An extraordinary adventure filled with danger and action, lies and deadly truths that will have readers clinging to the edge of their seats.

As with all of my reviews, no spoilers.

The False Prince is a fun book with a twisty ending that might cause sleep deprivation if reading before bed is your habit. I have a set time I go to bed because I wake up early to write. Jennifer Nielsen’s The False Prince foiled me three times last week, keeping me up way past my bedtime.

What kept me reading were the mysteries that were added with each chapter. Question upon question. Not only was there the overarching question of who would become the next prince, but you come to wonder what happened to the previous prince? The royal family? Then there are other questions. Who are these boys Conner has chosen? What’s Conner’s motivation? All of these questions are layered on chapter by chapter.

Still, the mark of a good story is how you come to feel about the characters. In The False Prince you come to care for Sage and the other boys who are recruited to play the role of prince. Their lives do not improve after leaving the orphanage, because while they have better food and clothing, the possibility of death hangs over them all. The supporting cast charms you as well, propelling interest towards the next book, The Runaway King.

The real find, in my opinion, is the protagonist, Sage,  a witty, funny boy, with a depth that unfolds over the course of the story, and though you might think you know how the story will end, you will be surprised. At least I was.

For me, characters make the story. I don’t think we’d care much about Hogwarts or Diagon Alley if Harry, Ron and Hermione had been written as flat and uninteresting. Jennifer Nielsen has created characters you will come to enjoy (or loathe).

In fact, Jennifer Nielsen’s writing reminds me of JK Rowland’s in that the only details given are those needed to advance the story. Her characters shine through. That’s the strength of her writing, in my opinion.

The False Prince is a fun book for all ages. I say if you like Harry Potter, give The False Prince a try. 

Rating: 4 out of 5 stars. Why only 4 stars? I was left wanting to know more about the world Jennifer Nielsen has created. She gives just enough to get us through the story, but I wanted to know more. I come from reading novels by Patrick Rothfuss, Terry Goodkind, and Raymond Feist, where maybe too much meat is given. It’s a hard balance to strike, and I think Jennifer almost got there. I imagine more holes will be filled in with The Runaway King.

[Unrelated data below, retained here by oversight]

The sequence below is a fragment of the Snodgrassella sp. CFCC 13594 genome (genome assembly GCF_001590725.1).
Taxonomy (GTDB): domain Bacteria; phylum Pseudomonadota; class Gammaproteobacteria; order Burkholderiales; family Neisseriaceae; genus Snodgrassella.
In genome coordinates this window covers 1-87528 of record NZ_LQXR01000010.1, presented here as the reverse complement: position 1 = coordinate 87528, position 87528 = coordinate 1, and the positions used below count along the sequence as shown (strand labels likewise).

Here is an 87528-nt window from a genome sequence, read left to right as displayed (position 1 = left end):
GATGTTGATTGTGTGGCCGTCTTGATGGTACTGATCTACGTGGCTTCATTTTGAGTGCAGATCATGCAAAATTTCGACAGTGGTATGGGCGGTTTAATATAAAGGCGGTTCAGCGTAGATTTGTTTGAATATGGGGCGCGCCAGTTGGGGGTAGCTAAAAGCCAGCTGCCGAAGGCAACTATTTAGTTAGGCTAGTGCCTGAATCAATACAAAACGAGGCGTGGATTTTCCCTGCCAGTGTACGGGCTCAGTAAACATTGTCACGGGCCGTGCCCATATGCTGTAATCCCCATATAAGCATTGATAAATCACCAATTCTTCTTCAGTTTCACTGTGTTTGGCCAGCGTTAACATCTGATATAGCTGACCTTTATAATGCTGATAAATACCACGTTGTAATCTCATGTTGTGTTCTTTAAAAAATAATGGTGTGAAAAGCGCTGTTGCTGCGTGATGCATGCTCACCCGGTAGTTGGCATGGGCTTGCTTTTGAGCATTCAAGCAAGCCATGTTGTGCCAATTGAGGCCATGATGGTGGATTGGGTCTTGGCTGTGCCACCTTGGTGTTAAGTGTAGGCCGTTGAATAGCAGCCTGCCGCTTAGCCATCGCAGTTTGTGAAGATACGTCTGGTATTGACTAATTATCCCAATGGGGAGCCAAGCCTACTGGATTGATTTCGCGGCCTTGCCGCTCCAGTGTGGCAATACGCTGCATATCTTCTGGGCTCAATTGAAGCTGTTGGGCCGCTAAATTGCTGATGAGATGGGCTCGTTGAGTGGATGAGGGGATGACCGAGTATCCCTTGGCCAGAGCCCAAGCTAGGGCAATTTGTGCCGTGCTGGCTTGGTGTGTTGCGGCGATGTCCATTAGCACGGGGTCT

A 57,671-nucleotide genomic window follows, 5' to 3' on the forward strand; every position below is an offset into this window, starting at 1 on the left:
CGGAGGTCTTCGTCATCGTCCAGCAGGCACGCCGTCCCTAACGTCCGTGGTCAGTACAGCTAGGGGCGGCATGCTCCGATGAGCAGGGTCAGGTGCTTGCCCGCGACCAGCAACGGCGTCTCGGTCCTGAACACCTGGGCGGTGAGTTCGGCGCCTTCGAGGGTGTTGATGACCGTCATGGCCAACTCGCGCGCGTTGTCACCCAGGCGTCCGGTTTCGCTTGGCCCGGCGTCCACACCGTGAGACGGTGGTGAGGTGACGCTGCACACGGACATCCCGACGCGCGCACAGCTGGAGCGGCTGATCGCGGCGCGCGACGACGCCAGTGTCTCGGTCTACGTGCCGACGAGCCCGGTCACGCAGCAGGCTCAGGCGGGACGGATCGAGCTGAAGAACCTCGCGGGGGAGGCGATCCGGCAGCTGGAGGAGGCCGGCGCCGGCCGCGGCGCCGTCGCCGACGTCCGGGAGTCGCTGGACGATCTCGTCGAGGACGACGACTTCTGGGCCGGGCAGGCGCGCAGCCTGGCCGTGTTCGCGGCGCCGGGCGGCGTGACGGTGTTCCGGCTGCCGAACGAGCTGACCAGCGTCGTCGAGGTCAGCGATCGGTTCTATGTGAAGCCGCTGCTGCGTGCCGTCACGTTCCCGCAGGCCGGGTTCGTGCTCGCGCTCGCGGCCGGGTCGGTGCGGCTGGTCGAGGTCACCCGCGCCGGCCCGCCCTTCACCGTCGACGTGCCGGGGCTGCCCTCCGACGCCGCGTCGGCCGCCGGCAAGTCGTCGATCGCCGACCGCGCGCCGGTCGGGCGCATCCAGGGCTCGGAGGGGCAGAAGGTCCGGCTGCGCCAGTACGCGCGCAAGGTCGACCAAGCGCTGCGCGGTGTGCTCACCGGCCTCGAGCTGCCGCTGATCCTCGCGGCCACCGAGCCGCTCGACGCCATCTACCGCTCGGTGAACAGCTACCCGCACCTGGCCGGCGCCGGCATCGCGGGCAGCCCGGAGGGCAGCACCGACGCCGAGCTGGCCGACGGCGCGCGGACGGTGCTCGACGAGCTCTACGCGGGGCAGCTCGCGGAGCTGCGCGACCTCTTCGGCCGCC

Great start to a trilogy.

Would you go to another dimension, another reality, to help if asked?

The Worlds Within started with a simple musing on my part, probably influenced by Harry Potter and Neverwhere. What if someone from another dimension, a parallel universe, came to me and needed help? What if I could never return? Would I go? Would you go?

English: Map of Narnian world as described in ...

English: Map of Narnian world as described in The Chronicles of Narnia by C.S. Lewis (Photo credit: Wikipedia)

For me it would depend on my situation. When I first conceived of The Nyre Lands my personal situation was far different, but now if Janus Riberin appeared in my room asking for aid I would politely turn him down, because I have a family. I am happy here in this reality. As you read The Worlds Within, I hope you come to understand and feel what Aedinn Finn goes through as he comes to realize, as his memory returns, the consequences of the choice he made.

You will notice in Harry Potter and Neverwhere that the protagonists are in similarly poor personal situations. Harry’s family is horrible to him. His cousin bullies him. Consequently, Harry has a low opinion of himself. Richard Mayhew in Neverwhere has a bossy girlfriend, whom he seems destined to marry, a miserable job and low self esteem–just like Harry. Would they have willingly gone to the other realities had their situations been different? In Harry’s case, yes, of course, but in Richard Mayhew’s case I daresay he might never have seen Door lying there on the sidewalk. His own personal unhappiness is what opened his eyes to Door while other people stepped past her.

Aedinn Finn might never have seen Janus Riberin sitting in that chair, or perhaps Janus Riberin would never have come to Aedinn had Aedinn’s situation been better, because Finn would not have been open to coming with Janus to The Nyre Lands.

Which brings me to my final point. The Worlds Within would not have entered the mind of the person I am today, because my subconscious would have politely turned down the offer. No thank you, I am happy.